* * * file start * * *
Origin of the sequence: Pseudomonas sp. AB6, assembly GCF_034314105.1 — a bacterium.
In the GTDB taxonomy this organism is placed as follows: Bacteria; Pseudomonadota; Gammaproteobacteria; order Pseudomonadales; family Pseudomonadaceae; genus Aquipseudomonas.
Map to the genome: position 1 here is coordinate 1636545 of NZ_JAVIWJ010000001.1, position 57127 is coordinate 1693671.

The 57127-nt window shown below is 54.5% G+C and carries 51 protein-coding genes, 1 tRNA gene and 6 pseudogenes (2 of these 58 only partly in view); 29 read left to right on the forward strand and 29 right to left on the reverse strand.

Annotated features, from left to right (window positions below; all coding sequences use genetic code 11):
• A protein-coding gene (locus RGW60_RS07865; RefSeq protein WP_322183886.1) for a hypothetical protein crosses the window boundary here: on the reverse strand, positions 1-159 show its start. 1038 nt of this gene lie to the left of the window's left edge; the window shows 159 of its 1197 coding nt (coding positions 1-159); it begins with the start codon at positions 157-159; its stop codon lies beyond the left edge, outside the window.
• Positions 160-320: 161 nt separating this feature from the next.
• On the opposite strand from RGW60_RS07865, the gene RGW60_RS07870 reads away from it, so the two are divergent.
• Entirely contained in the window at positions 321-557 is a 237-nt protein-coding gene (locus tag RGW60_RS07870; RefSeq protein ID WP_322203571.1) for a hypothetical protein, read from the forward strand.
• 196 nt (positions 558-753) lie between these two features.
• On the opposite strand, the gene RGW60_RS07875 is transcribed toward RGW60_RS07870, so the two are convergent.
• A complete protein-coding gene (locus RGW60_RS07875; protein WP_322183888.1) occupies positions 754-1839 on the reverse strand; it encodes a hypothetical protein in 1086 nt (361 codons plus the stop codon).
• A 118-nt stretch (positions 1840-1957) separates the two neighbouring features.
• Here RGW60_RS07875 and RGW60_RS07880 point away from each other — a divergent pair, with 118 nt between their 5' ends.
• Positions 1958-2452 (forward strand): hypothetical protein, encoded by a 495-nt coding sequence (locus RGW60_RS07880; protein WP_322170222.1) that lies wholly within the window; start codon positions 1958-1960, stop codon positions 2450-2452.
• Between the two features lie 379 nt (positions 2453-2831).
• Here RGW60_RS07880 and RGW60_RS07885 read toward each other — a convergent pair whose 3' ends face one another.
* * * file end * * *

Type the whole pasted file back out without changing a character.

Origin of the sequence: Pseudomonas sp. AB6, assembly GCF_034314105.1 — a bacterium.
In the GTDB taxonomy this organism is placed as follows: Bacteria; Pseudomonadota; Gammaproteobacteria; order Pseudomonadales; family Pseudomonadaceae; genus Aquipseudomonas.
Map to the genome: position 1 here is coordinate 1636545 of NZ_JAVIWJ010000001.1, position 57127 is coordinate 1693671.

The 57127-nt window shown below is 54.5% G+C and carries 51 protein-coding genes, 1 tRNA gene and 6 pseudogenes (2 of these 58 only partly in view); 29 read left to right on the forward strand and 29 right to left on the reverse strand.

Annotated features, from left to right (window positions below; all coding sequences use genetic code 11):
• A protein-coding gene (locus RGW60_RS07865; RefSeq protein WP_322183886.1) for a hypothetical protein crosses the window boundary here: on the reverse strand, positions 1-159 show its start. 1038 nt of this gene lie to the left of the window's left edge; the window shows 159 of its 1197 coding nt (coding positions 1-159); it begins with the start codon at positions 157-159; its stop codon lies beyond the left edge, outside the window.
• Positions 160-320: 161 nt separating this feature from the next.
• On the opposite strand from RGW60_RS07865, the gene RGW60_RS07870 reads away from it, so the two are divergent.
• Entirely contained in the window at positions 321-557 is a 237-nt protein-coding gene (locus tag RGW60_RS07870; RefSeq protein ID WP_322203571.1) for a hypothetical protein, read from the forward strand.
• 196 nt (positions 558-753) lie between these two features.
• On the opposite strand, the gene RGW60_RS07875 is transcribed toward RGW60_RS07870, so the two are convergent.
• A complete protein-coding gene (locus RGW60_RS07875; protein WP_322183888.1) occupies positions 754-1839 on the reverse strand; it encodes a hypothetical protein in 1086 nt (361 codons plus the stop codon).
• A 118-nt stretch (positions 1840-1957) separates the two neighbouring features.
• Here RGW60_RS07875 and RGW60_RS07880 point away from each other — a divergent pair, with 118 nt between their 5' ends.
• Positions 1958-2452 (forward strand): hypothetical protein, encoded by a 495-nt coding sequence (locus RGW60_RS07880; protein WP_322170222.1) that lies wholly within the window; start codon positions 1958-1960, stop codon positions 2450-2452.
• Between the two features lie 379 nt (positions 2453-2831).
• Here RGW60_RS07880 and RGW60_RS07885 read toward each other — a convergent pair whose 3' ends face one another.